Friday Freakout: Cherry-Picking Better Than Nose-Picking, But Not By Much

School choice opponents have no shortage of unfounded arguments aimed at blocking parents from choosing the best educational fit for their own kids.

One of their favorite talking points is that researchers “cherry-pick” data-driven reports that highlight only the most positive effects from school choice.

Time and again, the Friedman Foundation and other choice advocates have shown that’s not the case.

In fact, just last month we released the most recent edition of A Win-Win Solution, a report that examines 100 high-quality school choice studies in four areas: improving academic outcomes for students and schools, saving taxpayers money, reducing segregation in schools and improving students’ civic values.

Out of 100 studies, 87 found positive effects; ten were neutral; and only three studies found any instance of negative effects.

Let’s repeat those numbers for dramatic effect: out of 100 studies, all but three find students benefit in one way or another from school choice programs across the nation.

If this were the track record for an issue our opponents support, you can bet they would share it. Even the harshest critic would agree these are pretty darn good results.

Yet the very folks who accuse us of cherry-picking research do just that—cherry-pick data—by pumping up a rare negative finding as gospel that all school choice is harmful.

Witness the state teachers’ union in Indiana in a recent blog post:

Researchers studied more than 3,000 voucher students and 500,000 public school students in Indiana. Time trend comparisons of test scores for students who initially attended public schools, received vouchers and transferred to private schools versus time trends for students who continued to attend public schools found that “a student who had entered a private school with a math score at the 50th percentile declined to the 44th percentile after one year.”

Reading that, you might imagine the Indiana voucher program is spiraling out of control, with thousands of Hoosier kids falling behind on standardized tests.

Is it the truth? Not even close.

What happened in this case is a researcher started examining some data in a not-yet-complete, not-yet-published report, then referenced some data from that incomplete report in his paper on the topic. Then a special interest group with an anti-choice agenda selected a single piece of data—as in just one number!—from that reference in that paper to condemn all forms of school choice in a blog post.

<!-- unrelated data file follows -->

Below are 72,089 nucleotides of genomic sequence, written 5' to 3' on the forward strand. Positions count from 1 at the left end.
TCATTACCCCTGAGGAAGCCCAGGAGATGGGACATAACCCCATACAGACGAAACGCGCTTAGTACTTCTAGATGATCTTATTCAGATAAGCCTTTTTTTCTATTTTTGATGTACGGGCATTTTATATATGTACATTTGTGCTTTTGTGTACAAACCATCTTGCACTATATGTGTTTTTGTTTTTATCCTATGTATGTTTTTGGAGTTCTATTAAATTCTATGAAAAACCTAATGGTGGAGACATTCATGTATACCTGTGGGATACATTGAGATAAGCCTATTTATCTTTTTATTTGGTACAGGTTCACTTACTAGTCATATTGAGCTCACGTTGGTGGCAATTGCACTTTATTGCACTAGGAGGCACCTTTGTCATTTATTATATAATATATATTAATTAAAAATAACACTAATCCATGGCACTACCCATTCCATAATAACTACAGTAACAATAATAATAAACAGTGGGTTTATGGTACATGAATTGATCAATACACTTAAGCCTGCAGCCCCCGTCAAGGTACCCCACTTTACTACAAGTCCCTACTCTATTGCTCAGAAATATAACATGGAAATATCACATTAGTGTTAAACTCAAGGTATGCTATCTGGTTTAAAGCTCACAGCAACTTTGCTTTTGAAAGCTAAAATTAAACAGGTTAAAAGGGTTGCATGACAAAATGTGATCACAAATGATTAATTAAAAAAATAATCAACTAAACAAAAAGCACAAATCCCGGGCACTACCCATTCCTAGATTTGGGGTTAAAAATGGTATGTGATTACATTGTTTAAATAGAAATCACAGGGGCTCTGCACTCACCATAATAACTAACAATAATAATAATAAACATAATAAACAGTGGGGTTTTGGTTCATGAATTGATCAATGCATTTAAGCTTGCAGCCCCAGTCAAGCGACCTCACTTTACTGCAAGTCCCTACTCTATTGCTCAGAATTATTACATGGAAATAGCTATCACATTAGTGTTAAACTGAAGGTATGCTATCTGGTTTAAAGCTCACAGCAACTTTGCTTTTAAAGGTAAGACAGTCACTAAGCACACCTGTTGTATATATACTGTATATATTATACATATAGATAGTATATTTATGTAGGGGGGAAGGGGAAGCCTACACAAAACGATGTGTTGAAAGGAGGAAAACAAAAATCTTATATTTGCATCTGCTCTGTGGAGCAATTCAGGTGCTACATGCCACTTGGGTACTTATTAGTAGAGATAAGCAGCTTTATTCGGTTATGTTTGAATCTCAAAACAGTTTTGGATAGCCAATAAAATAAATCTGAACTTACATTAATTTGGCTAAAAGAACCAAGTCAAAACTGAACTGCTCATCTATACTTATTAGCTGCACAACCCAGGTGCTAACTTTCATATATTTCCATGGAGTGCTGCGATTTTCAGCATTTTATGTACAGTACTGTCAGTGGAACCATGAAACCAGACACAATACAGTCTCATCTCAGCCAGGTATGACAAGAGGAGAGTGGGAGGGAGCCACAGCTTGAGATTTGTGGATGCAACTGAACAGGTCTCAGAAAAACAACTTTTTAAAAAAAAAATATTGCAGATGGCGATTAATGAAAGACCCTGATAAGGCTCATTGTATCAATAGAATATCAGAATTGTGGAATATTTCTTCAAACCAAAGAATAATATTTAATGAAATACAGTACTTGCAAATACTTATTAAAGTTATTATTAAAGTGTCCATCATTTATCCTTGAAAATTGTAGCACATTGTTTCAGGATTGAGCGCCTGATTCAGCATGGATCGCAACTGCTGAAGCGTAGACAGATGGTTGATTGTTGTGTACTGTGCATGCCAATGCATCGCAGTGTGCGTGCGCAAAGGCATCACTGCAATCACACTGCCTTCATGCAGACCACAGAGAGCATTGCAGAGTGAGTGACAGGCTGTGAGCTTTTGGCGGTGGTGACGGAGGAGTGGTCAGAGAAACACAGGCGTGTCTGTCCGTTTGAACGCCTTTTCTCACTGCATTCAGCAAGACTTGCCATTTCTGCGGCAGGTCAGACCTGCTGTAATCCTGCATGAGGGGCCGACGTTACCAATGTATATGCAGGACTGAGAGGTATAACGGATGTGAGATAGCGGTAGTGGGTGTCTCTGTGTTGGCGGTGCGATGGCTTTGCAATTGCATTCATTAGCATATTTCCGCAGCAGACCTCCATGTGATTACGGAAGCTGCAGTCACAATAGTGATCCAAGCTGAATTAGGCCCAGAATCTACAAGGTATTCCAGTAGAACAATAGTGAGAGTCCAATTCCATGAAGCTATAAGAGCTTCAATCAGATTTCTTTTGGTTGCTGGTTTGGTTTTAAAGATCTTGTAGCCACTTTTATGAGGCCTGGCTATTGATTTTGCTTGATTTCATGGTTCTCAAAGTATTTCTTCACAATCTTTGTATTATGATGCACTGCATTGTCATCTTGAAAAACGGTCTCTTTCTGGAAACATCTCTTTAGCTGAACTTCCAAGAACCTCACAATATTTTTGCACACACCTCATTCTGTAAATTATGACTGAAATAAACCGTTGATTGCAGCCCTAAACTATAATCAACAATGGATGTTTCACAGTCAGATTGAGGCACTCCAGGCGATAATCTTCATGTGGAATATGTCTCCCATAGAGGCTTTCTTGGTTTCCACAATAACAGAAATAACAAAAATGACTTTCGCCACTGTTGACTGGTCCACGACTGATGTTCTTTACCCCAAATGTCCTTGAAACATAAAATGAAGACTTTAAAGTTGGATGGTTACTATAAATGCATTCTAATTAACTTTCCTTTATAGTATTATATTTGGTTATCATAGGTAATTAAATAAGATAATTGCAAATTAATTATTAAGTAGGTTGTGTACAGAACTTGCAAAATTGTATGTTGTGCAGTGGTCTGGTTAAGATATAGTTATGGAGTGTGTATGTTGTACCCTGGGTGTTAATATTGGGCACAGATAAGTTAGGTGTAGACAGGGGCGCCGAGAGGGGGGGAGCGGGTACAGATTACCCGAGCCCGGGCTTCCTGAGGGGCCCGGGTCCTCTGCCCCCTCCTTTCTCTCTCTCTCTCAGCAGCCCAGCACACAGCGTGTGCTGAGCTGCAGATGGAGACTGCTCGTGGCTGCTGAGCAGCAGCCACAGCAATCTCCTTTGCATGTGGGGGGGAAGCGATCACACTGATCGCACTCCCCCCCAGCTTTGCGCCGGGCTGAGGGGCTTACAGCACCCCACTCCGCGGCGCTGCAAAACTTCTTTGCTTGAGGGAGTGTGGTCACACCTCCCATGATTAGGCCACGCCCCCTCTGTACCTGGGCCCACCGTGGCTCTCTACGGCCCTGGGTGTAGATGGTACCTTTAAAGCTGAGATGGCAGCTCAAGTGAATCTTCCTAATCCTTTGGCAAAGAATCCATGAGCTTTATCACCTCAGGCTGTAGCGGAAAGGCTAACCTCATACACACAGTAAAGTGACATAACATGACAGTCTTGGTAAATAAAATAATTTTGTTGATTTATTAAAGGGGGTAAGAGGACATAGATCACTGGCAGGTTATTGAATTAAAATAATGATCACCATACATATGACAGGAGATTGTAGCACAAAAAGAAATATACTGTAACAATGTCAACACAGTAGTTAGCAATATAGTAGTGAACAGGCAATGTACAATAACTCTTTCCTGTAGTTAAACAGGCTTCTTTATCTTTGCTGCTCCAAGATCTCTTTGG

It was a grownup game of telephone.

The sky is not falling in Indiana or Louisiana, the other state referenced in the paper. The research cited simply is not consistent with dozens of high-quality studies done on school choice programs across the United States.

It’s important to note that we’re not saying the negative results are wrong. They just don’t match up with piles of other research showing positive effects from school choice.

Unlike the anti-choice crowd, we’re not just willing to admit that some studies are going to show statistical decreases in test scores among school choice users, but we’re also willing to learn from that intel.

School choice programs are often intended for use by students and families who are unable to access the best educational fit in the traditional way: by ZIP Code or tuition, which are only available to those with the means to move or pay. Sometimes these students have fallen behind in their traditional public schools and need extra help catching up or adjusting to a new school curriculum and environment.

Looking only at a group of school switchers, as the Indiana report did, is like comparing two athletes running a one-mile race.

Let’s say Athlete 1, who changed schools, starts from the same place as Athlete 2, who stayed in the same school (though it is often the case that voucher students are academically behind before ever switching schools).

The learning loss that might result from school switching is like making Athlete 1 retie her shoes two times and jump a hurdle before she can start the race, while Athlete 2 is able to run right after the starting pistol fires.

It’s no surprise that Athlete 2 is still in the lead a quarter-mile into the race. But the longer the race goes on, the better picture we get about how the athletes compare to each other despite their starting gap.

The same goes for student performance in school choice programs. The two Louisiana Scholarship Program studies mentioned previously, for instance, show that in voucher students’ first year at a new school, their scores dropped slightly, but in their second year in the program, their scores ticked back upward. Until third and fourth year data become available, researchers cannot definitively determine whether voucher students’ rate of improvement is faster or slower than it would be if they’d stayed in their assigned schools.

More important, we know (and even school choice opponents agree) test scores are not the end-all-be-all for families assessing their schooling options.

Our most recent Indiana Parent Survey, which will be published by July 2016, finds that the top two reasons families selected a private school for their children were “better academics” and “morals/character/values instruction.”

Test scores matter, but parents agree that quality in the classroom and quality of school life and culture are way more important measures for their kids’ development and future.

Despite mounting evidence and public opinion to the contrary, folks who’ve already made up their mind that putting parents in the educational driver’s seat is a bad thing will be out there scouring the research looking for the outlying pieces of data that show school choice “isn’t working.” In other words, picking only the ripest cherries and leaving reality on the trees.

It’s up to school choice advocates to continue sharing the truth.

school choice truth vs lies